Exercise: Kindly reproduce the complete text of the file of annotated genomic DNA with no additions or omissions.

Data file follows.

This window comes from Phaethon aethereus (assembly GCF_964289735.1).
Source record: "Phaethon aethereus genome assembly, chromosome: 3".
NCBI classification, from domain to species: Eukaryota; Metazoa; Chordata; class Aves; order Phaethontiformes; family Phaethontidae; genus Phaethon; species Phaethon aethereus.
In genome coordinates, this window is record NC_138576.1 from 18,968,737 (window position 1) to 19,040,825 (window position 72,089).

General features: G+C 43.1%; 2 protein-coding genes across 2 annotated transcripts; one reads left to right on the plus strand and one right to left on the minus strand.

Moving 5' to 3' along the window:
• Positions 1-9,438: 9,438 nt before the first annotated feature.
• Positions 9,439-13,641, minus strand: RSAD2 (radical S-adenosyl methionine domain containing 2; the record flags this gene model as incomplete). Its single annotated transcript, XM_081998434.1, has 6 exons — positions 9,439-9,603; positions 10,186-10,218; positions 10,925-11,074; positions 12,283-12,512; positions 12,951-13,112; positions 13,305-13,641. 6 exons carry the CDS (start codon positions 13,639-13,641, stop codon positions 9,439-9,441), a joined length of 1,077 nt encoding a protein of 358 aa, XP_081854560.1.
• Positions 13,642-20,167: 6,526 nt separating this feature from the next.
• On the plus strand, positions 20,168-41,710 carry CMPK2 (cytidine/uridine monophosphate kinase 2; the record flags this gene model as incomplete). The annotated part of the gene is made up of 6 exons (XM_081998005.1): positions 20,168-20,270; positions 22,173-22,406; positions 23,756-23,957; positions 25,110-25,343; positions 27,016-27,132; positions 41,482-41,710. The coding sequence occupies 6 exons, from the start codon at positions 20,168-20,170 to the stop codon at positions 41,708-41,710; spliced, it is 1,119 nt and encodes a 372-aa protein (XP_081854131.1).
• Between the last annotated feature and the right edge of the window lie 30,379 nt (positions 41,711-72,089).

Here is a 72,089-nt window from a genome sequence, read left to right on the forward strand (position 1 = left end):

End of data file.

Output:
This window comes from Phaethon aethereus (assembly GCF_964289735.1).
Source record: "Phaethon aethereus genome assembly, chromosome: 3".
NCBI classification, from domain to species: Eukaryota; Metazoa; Chordata; class Aves; order Phaethontiformes; family Phaethontidae; genus Phaethon; species Phaethon aethereus.
In genome coordinates, this window is record NC_138576.1 from 18,968,737 (window position 1) to 19,040,825 (window position 72,089).

General features: G+C 43.1%; 2 protein-coding genes across 2 annotated transcripts; one reads left to right on the plus strand and one right to left on the minus strand.

Moving 5' to 3' along the window:
• Positions 1-9,438: 9,438 nt before the first annotated feature.
• Positions 9,439-13,641, minus strand: RSAD2 (radical S-adenosyl methionine domain containing 2; the record flags this gene model as incomplete). Its single annotated transcript, XM_081998434.1, has 6 exons — positions 9,439-9,603; positions 10,186-10,218; positions 10,925-11,074; positions 12,283-12,512; positions 12,951-13,112; positions 13,305-13,641. 6 exons carry the CDS (start codon positions 13,639-13,641, stop codon positions 9,439-9,441), a joined length of 1,077 nt encoding a protein of 358 aa, XP_081854560.1.
• Positions 13,642-20,167: 6,526 nt separating this feature from the next.
• On the plus strand, positions 20,168-41,710 carry CMPK2 (cytidine/uridine monophosphate kinase 2; the record flags this gene model as incomplete). The annotated part of the gene is made up of 6 exons (XM_081998005.1): positions 20,168-20,270; positions 22,173-22,406; positions 23,756-23,957; positions 25,110-25,343; positions 27,016-27,132; positions 41,482-41,710. The coding sequence occupies 6 exons, from the start codon at positions 20,168-20,170 to the stop codon at positions 41,708-41,710; spliced, it is 1,119 nt and encodes a 372-aa protein (XP_081854131.1).
• Between the last annotated feature and the right edge of the window lie 30,379 nt (positions 41,711-72,089).

Here is a 72,089-nt window from a genome sequence, read left to right on the forward strand (position 1 = left end):